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Problem solving, confidence and frustration when carrying out familiar tasks on non-familiar mobile devices

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Abstract

Smart mobile devices, which are hand-held electronic devices with an advanced operating system (such as the Android platform) connected via a wireless protocol, have become an integral and essential part of our everyday life, and support both social and workplace activities. However, adopting mobile technology within the workplace setting can give rise to challenges that impact user behaviour and performance. A study was carried out amongst 90 participants located in two countries, using internet connectivity as a case study. Confidence and frustration have previously been connected with technology competence, but this was not applied to a workplace scenario during problem-solving, when users are assigned an unfamiliar smart mobile device. This research focuses on identifying the link between workplace users' levels of confidence and frustration when seeking to independently solve problems whilst completing familiar tasks on new smart mobile devices. A detailed video analysis of users' attitudes and behaviour during problem-solving was conducted, emphasising a correlation between attitudes and behaviour towards completing a task.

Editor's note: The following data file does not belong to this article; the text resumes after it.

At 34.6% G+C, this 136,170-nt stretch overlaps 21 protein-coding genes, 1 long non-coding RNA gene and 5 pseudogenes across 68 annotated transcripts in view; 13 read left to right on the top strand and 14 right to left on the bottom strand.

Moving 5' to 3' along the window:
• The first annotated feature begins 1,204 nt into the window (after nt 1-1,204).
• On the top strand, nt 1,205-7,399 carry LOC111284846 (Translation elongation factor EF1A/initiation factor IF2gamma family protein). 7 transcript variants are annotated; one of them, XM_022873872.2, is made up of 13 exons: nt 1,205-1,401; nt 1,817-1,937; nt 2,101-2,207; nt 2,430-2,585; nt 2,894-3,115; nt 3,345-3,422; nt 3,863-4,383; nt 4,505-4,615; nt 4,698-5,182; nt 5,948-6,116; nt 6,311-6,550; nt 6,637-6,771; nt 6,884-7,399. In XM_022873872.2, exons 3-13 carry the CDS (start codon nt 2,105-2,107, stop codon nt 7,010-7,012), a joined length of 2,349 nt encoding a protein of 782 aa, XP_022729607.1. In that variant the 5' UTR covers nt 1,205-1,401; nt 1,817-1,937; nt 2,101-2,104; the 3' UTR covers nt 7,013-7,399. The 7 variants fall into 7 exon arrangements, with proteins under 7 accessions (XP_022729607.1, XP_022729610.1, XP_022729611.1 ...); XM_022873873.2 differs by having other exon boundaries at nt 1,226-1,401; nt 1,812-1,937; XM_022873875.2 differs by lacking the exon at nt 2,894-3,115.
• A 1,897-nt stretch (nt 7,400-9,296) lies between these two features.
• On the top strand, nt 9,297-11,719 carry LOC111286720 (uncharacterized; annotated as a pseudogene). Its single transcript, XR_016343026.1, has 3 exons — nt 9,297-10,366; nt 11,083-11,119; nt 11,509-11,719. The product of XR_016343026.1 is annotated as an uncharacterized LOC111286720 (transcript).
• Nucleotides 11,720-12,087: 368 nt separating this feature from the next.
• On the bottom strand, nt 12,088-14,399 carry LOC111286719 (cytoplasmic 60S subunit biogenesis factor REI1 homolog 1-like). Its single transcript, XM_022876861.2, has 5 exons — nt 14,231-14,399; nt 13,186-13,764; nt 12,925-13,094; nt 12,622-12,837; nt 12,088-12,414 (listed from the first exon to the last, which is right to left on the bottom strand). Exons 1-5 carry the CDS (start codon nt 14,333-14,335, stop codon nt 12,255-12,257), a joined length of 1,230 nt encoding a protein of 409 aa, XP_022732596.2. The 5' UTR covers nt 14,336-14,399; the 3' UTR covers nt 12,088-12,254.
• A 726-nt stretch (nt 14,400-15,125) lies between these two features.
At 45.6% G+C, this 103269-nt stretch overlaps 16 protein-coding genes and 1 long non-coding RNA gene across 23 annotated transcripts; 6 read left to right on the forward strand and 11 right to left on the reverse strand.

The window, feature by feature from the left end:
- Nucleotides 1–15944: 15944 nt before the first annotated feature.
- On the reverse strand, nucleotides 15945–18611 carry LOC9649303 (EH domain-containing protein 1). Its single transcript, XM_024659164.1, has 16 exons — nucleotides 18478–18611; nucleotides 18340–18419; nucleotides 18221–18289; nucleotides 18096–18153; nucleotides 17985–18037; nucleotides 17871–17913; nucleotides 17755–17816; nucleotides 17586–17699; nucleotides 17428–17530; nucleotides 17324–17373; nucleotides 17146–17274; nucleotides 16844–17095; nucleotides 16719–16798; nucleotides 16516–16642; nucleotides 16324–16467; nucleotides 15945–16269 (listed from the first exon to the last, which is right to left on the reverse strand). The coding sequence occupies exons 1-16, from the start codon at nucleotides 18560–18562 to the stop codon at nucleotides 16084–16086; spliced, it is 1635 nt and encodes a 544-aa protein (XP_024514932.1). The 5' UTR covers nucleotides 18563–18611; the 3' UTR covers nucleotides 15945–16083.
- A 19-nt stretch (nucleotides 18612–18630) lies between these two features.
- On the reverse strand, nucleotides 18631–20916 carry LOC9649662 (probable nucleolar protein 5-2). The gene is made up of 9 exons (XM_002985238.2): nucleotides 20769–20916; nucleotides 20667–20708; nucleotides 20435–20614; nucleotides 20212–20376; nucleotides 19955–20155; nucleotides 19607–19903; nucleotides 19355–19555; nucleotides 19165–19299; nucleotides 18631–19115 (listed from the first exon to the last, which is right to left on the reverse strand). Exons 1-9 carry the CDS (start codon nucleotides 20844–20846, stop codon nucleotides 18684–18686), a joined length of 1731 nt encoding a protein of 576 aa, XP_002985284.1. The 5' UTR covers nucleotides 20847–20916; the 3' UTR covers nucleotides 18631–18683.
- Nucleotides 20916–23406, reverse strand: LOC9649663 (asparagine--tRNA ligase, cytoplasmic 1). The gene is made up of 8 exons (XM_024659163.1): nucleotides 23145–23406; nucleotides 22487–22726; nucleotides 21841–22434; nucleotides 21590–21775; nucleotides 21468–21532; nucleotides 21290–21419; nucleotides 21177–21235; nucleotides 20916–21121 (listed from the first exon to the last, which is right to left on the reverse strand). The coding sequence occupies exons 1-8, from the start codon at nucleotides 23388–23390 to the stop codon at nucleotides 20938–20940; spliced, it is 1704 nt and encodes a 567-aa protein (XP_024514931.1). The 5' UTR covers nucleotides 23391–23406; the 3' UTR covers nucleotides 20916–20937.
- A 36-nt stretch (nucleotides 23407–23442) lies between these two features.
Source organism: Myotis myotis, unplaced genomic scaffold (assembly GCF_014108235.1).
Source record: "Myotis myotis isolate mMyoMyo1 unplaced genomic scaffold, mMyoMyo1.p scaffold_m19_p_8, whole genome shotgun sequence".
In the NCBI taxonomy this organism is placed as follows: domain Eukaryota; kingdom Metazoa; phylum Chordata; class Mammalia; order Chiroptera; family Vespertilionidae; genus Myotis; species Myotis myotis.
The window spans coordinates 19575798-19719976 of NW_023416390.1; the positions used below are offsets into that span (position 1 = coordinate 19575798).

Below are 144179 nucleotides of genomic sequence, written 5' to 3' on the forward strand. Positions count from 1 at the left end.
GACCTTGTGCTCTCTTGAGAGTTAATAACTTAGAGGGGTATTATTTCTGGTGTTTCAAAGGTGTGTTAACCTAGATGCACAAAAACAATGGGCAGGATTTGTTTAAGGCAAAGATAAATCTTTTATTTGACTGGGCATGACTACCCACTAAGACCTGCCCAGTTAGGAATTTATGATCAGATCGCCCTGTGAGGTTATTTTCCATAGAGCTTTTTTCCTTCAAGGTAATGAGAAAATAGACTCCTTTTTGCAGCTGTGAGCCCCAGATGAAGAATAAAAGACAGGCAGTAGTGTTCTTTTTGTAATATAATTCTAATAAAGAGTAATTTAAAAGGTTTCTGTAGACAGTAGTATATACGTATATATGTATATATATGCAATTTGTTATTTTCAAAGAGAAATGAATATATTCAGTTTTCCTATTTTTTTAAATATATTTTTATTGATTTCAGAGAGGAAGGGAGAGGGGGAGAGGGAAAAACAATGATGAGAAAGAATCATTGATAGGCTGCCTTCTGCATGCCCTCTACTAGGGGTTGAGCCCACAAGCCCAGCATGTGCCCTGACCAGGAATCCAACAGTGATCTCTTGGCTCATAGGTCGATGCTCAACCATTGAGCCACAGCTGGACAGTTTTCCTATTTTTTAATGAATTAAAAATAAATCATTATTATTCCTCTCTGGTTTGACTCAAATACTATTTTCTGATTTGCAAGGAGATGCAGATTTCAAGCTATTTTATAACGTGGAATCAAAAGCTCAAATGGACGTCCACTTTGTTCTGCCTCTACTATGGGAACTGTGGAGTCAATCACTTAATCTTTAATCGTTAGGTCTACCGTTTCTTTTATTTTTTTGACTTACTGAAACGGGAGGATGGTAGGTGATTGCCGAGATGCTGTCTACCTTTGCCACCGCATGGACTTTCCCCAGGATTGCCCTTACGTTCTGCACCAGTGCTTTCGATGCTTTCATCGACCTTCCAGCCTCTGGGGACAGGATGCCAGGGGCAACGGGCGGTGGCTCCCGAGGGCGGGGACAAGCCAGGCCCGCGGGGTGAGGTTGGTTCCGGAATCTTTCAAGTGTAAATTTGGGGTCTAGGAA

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APA

Attard, C., Mountain, G., & Romano, D. M. (2016). Problem solving, confidence and frustration when carrying out familiar tasks on non-familiar mobile devices. Computers in Human Behavior, 61, 300–312. https://doi.org/10.1016/j.chb.2016.03.001

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